How JustAnswer Works:
  • Ask an Expert
    Experts are full of valuable knowledge and are ready to help with any question. Credentials confirmed by a Fortune 500 verification firm.
  • Get a Professional Answer
    Via email, text message, or notification as you wait on our site.
    Ask follow up questions if you need to.
  • 100% Satisfaction Guarantee
    Rate the answer you receive.
Ask Dr. Steve Your Own Question
Dr. Steve
Dr. Steve, Psychologist
Category: Mental Health
Satisfied Customers: 370
Experience:  19 years conducting therapy; book author; newspaper columnist; former co-host of radio show
Type Your Mental Health Question Here...
Dr. Steve is online now
A new question is answered every 9 seconds

My daughter is 6 years old and developed a fear of balloons

Resolved Question:

My daughter is 6 years old and developed a fear of balloons out of the blue at the age of 4 and a half. Prior to this she happily played with them in the house and at parties and would ask me to buy them. On arriving at a party one day, she noticed a few tied to a gate post and became uncomfortable. On entering the party she started crying, shaking and I had to take her outside. Since then, she has got steadily worse. She is now at primary school and dreads going in if she knows there is an event where balloons are involved. She now has a strong physical reaction; her body goes rigid, she sobs and gets very stressed and dreads situations where she knows she might be exposed to them. She would happily miss a best friends party if balloons were involved. Interestingly, she has no problem with foil balloons. Also, a balloon has never popped in her face, the fear seems to have come from 'nowhere' but is incredibly real to her. Any suggestions on how I can help her deal with this?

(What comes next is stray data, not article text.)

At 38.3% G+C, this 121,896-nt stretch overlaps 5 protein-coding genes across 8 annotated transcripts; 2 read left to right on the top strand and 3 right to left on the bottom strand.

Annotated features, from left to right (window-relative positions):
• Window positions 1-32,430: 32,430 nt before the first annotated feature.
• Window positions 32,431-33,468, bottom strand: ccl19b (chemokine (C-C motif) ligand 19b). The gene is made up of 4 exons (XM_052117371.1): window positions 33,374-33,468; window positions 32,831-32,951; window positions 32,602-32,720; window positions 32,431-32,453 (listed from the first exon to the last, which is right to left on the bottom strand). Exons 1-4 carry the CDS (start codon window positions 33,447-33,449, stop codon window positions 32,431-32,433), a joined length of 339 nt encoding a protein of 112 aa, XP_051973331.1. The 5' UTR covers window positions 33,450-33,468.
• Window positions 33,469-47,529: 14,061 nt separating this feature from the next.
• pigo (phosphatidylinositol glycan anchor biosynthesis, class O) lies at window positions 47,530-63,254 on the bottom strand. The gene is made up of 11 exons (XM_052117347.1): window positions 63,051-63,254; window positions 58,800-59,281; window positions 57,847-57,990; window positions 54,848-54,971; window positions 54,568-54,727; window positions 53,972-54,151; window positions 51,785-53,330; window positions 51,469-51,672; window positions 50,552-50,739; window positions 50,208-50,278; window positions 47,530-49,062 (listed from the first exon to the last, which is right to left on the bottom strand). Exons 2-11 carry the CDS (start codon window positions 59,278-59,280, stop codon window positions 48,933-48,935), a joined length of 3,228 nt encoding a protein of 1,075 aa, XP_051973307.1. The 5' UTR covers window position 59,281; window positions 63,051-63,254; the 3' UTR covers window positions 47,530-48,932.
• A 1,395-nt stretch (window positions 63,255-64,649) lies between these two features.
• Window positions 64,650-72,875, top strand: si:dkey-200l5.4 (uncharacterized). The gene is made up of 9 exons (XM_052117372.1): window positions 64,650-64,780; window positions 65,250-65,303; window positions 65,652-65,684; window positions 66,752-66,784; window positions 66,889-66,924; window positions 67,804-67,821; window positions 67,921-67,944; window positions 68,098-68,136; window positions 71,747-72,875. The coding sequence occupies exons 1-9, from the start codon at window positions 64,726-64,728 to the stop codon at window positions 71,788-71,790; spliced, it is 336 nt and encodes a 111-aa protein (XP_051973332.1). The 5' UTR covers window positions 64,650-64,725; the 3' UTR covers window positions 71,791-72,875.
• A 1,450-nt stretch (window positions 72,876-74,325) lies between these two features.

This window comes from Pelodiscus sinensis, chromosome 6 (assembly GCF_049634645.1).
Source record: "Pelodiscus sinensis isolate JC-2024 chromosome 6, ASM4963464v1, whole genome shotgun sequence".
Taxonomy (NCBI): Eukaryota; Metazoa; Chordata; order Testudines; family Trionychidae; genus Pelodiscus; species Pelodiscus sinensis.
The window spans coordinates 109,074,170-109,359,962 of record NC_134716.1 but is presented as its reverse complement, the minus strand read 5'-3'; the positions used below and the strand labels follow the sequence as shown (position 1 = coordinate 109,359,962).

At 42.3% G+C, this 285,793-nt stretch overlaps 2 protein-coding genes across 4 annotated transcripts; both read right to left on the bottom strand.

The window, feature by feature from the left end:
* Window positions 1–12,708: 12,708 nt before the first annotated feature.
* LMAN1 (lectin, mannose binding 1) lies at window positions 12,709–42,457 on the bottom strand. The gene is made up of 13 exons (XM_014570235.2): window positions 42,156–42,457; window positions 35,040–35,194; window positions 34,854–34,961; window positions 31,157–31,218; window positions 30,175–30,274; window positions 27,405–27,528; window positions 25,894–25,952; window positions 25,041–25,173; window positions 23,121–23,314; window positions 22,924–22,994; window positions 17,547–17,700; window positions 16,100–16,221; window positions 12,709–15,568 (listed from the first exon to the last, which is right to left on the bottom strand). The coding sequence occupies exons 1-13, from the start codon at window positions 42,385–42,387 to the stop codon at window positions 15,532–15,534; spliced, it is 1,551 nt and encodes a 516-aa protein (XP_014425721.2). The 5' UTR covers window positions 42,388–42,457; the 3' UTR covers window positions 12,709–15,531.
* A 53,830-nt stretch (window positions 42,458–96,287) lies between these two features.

Submitted: 7 years ago.
Category: Mental Health
Expert:  Dr. Steve replied 7 years ago.



Great question. And I appreciate how you are trying to figure out what the heck happened to spur such an odd fear, but sometimes kids come up with reasons that are not grounded in reality, and therefore difficult to figure out as an adult. But be that as it may, here is how we treat simple phobias (i.e., phobias to a specific stressor, like a balloon) in children:


We do what is called counter-conditioning. The guiding theory is that one cannot be calm AND freaked out at the same time, so we GRADUALLY expose the child to the stressful item/event while cooing and soothing them simultaneously. In other words, we slowly add stress, but emphasize the calm.


So in this example, cradle your daughter so that there is a lot of body contact (but that she does not feel "trapped") with your mouth near to her ear. Then coo to her... say comforting things, share a private secret... whatever you do/say to relax her. Then introduce a balloon into the house. It should not be close, but she may be aware that it is in the same house with her. Take however long it takes to make her calm. Then move the balloon into her field of vision - but still far off (maybe in another room, but visible). Go through the relaxation exercise again. Over time (and this may take a few sessions if her stress exceeds your ability to quell it), move the balloon closer until physical contact is made.


The other piece to this exercise is that YOU (mom) must also be very calm internally. Your daughter scans you for signs of stress when she feels herself escalate, and you must be a picture of calm in order to model the lack of threat to her. Otherwise you are going to amp her up.


Best of luck to you and your daughter. If you are satisfied with the response, please hit "Accept." That is the only way I can receive credit for my answer. Thanks-

Dr. Steve

Dr. Steve and other Mental Health Specialists are ready to help you